The first place I visited in London was the British Museum. It’s a beautiful building. The Greek Revival exterior covers a modern open space under a geometric glass ceiling. The price is a very affordable free, like most of the larger museums in London.
From my visit, I would guess that every day, a new crop of school children visits. Therefore, they have either placed their exhibits out of reach or encased them in thick plastic cases. Sadly, this makes it hard to take a decent picture.
I always wanted to visit the British Museum because it houses not only the Rosetta stone (the big rock that helped decipher Egyptian hieroglyphs, not the language program), but also many other things like the only Easter Island statue outside of Easter Island, genuine Egyptian mummies, and the stone reliefs that were removed from the Parthenon in Greece by Thomas Bruce, Earl of Elgin in 1802 and brought to the British Museum. According to the information at the museum, Lord Elgin removed the marbles and took them to England because he received reports of continuing destruction of ancient monuments. No further explanation is offered, but it’s a pretty sure thing that Greece didn’t intend for him to take the sculptures out of the country. I first read of “Lord Elgin’s marbles” in Regency romance novels. (It’s a popular interest for bluestockings.)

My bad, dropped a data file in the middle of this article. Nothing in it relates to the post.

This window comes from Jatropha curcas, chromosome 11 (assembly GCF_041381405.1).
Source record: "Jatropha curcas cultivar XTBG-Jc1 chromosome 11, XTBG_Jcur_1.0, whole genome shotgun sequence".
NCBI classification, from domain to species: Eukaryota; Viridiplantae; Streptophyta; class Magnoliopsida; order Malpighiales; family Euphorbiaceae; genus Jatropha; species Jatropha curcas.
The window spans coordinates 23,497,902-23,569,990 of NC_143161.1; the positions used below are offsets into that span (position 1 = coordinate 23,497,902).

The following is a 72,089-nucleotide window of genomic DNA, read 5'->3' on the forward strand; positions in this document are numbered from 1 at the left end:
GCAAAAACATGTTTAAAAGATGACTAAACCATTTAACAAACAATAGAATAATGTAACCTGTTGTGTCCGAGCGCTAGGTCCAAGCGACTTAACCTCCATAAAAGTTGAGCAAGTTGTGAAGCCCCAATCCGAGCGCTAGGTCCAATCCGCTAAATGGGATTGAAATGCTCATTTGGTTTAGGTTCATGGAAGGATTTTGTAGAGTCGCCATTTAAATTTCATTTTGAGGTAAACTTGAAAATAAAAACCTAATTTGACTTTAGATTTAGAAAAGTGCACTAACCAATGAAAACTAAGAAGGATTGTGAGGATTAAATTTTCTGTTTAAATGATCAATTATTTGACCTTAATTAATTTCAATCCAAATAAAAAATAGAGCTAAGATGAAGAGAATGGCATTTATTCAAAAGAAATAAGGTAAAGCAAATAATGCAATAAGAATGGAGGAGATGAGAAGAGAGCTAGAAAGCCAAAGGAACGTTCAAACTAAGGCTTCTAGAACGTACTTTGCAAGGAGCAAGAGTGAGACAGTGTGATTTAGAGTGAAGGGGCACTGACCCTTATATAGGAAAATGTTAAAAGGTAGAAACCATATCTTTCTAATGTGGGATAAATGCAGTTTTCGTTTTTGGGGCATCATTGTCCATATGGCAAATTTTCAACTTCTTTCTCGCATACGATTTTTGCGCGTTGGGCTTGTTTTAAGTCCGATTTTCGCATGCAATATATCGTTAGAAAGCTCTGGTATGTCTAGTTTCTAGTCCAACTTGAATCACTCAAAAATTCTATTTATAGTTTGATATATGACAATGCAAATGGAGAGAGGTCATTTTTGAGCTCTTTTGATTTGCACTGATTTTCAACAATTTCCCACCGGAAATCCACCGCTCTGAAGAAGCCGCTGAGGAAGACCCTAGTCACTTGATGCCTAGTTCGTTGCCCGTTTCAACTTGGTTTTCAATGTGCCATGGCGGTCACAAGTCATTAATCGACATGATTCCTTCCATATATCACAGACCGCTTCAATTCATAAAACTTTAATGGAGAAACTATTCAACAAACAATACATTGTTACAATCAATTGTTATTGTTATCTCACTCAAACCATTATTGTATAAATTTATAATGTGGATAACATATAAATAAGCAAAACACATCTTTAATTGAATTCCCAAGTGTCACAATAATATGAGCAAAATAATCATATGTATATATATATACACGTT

The collection is very large, and the sculptures are beautiful. The sections have been carefully arranged to show how they would appear on the building, and I spent a long time walking around the long gallery named after its benefactor, Baron Joseph Duveen. I wondered how they would all look in their original places, in color. Maybe that was the inspiration for the Parthenon in Nashville?
There are many other things to see at the museum, and as usual, I didn’t see everything. One more reason for a return trip.
I saw part of a beautiful set of Assyrian Lion Hunt reliefs that really should not be missed.
I walked through galleries filled with treasures of gold and silver, and studied a very old board game called the Royal Game of Ur.
But I didn’t bother photographing the host of Egyptian mummies behind the aforementioned thick plastic cases. Too many layers of child-sized fingerprints!